But criticising these people as Islamophobes has become difficult, because at the other end of the political spectrum there is a hard core of supposedly left-wing groups who have abused the concept. They smear every rational critic of Islamic fundamentalism as racist. Look, for example, at the popular website Islamophobia Watch. According to them, if you are find Iqbal Sacranie - a religious leader who says gays spread disease and that death is "too good" for Salman Rushdie - disgusting, you are an "Islamophobic bigot" on a par with Ye'or. They obsessively snipe at left-wing atheists like Peter Tatchell, even calling him "pro-Nazi" because he uses "the term 'Islamism' without distinguishing between its reformist and violent wings". Yes, it's true - Tatchell fails to draw a distinction between the people who will lash and stone gays after winning at the ballot box and the people who will lash and stone gays after seizing power in a coup. What a Nazi.

In a mirror image of Bat Ye'or, IslamophobiaWatch - and the dense chunk of the left who adopt their mentality - unwittingly treat Muslims as a homogeneous bloc represented by their most reactionary elements. To them, an attack on one Muslim is an attack on all. If you condemn Sheikh al-Qaradawi - an Islamic cleric who endorses wife-beating - then you are simultaneously condemning a Muslim woman who is being beaten by her husband. They cannot see that in reality you are defending her.

It's only by looking at these two extremes that the way to criticise Islamism without encouraging bigotry becomes clear. The central rule is: never act as though all Muslims are essentially the same. Like all religions, Islam is based on a dense, contradictory and often ludicrous Holy Book that is being constantly reinterpreted. Some Muslims will follow Mohamed's calls to kill Jews and infidels and ignore the passages where he preaches peace; some Muslims will do exactly the opposite. Superstition is elastic, and it can be stretched in almost any direction.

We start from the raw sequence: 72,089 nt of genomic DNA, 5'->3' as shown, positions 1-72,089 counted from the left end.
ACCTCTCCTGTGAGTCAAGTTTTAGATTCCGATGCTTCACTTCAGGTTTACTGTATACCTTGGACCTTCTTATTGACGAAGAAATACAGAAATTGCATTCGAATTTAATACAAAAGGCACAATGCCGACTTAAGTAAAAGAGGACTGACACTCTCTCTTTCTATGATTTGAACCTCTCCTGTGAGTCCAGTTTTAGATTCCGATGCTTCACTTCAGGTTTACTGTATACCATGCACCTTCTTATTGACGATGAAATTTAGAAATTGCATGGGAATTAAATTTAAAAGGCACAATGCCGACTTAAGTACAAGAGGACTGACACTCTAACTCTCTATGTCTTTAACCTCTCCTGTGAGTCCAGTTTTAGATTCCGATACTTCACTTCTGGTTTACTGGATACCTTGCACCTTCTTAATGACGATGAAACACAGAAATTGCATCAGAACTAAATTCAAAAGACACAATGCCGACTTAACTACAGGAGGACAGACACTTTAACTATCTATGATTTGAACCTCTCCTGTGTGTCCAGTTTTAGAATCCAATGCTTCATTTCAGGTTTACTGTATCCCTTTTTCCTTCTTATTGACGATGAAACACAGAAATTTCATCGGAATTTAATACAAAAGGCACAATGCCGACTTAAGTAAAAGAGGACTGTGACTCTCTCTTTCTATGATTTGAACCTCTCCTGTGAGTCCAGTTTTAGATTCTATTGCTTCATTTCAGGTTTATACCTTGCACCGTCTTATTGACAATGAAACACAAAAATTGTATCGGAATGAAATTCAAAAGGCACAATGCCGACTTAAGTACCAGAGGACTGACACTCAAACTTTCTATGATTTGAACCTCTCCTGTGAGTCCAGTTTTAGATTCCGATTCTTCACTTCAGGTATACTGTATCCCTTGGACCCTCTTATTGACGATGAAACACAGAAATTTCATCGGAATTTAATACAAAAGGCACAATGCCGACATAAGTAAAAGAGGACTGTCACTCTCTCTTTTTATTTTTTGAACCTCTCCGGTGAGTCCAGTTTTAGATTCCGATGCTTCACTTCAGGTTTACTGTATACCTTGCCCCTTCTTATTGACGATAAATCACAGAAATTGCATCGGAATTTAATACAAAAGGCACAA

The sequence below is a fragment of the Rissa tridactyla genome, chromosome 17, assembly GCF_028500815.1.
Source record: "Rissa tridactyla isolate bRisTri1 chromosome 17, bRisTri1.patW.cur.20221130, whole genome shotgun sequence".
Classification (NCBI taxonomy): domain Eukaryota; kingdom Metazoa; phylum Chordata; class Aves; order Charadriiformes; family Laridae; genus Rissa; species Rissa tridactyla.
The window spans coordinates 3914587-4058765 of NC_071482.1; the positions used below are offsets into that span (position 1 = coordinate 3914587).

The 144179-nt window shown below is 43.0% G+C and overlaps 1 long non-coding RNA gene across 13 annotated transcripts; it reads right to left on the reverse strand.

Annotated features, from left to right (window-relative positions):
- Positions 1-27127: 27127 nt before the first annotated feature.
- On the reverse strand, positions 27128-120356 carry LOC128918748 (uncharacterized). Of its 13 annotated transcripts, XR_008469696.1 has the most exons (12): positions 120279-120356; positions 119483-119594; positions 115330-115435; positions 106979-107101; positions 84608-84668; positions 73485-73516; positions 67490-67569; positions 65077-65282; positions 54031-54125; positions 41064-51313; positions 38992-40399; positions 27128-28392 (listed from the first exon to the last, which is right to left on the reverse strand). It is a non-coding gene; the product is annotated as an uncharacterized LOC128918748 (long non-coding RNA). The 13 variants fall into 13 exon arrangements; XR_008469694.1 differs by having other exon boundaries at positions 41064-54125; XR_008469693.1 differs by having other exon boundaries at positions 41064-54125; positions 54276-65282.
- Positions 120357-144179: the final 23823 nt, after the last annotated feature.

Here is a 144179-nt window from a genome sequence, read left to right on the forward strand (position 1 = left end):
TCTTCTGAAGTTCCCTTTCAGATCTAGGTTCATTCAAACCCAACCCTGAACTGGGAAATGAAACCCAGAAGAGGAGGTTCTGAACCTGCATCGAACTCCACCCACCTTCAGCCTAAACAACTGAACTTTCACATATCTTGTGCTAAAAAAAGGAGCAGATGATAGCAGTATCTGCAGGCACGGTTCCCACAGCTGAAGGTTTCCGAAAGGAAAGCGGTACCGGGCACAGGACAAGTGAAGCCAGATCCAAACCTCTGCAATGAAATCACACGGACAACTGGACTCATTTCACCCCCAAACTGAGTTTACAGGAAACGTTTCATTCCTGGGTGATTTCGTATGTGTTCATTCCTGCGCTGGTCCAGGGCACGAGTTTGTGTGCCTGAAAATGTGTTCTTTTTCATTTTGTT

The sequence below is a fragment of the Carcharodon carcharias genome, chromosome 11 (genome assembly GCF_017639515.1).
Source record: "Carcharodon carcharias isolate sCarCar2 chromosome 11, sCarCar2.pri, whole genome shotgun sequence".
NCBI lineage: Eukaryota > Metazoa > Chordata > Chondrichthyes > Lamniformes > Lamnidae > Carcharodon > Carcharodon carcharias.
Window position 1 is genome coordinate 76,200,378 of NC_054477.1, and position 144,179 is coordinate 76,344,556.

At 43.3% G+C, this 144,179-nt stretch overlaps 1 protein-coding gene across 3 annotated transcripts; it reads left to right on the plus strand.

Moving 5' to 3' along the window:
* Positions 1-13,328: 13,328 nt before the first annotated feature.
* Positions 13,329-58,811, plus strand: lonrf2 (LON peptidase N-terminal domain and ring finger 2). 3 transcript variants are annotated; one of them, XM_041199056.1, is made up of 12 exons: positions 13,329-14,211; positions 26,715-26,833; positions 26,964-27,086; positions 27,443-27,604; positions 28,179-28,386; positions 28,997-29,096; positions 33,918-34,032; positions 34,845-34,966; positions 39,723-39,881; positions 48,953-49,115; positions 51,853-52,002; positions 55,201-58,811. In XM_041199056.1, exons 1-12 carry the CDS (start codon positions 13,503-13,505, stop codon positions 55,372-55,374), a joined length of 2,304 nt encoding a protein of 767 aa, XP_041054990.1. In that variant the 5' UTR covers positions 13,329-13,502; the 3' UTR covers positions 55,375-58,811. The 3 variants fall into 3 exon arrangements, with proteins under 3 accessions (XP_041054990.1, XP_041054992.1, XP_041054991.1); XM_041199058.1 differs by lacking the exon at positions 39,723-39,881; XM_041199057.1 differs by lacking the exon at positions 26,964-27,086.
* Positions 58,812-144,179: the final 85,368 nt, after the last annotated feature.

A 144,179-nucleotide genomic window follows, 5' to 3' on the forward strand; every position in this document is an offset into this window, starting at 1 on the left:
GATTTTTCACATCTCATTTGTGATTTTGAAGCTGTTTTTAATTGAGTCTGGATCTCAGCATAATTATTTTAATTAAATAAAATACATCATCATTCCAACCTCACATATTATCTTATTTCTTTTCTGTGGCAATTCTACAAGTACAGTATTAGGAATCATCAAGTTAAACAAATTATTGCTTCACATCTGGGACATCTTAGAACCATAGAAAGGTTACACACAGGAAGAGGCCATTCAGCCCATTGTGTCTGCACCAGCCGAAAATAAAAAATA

Like Muslims everywhere, the British Muslim community is polarised between these interpretations. The recent polling shows that some 54 per cent believe the Government is not doing enough to tackle Islamic fundamentalism - more than the rest of us. That's because these moderate Muslims (especially women) see the fanatical fringe - like the terrifying 6 per cent who believe the 7/7 massacres were justified, or the 34 percent who believe British Jews are "a legitimate target" - more clearly than everyone else. As an atheist, I'm not going to get into the game of saying one side is offering the "true" Islam. I think they are both false, but I know which one I want to prevail and I know there is a 1,000 years between Osama bin Laden and (say) Irshad Manji, the lesbian Muslim liberal.

The government's proposal to separate Asians from other passengers at airport terminals - or our freelance attempts to do so - breach this basic rule. It refuses to distinguish between a jihadi who dreams of blowing up the Ministry of Sound because it is full of "slags" - a recent case before the Old Bailey - and a Muslim who parties there every Saturday. Every refusal to draw a distinction places a weapon in the jihadis' hands. Their siren argument to young British Muslims is: you will never be one of them. See how they hate and humiliate you?

So while it might seem absurd at first glance to screen an elderly Chinese woman for suicide-bombs with the same vigour as a young Asian man, it actually makes us safer in the long term. It holds back hundreds of borderline young Muslim men from tipping over into alienation and sympathy for jihadism. This is the rule for tackling real Islamophobia: remember that liberal Muslims the first victims of jihadists and our closest allies in the fight against them. Only a fool would begin to harass and harangue them now.

j.hari@independent.co.uk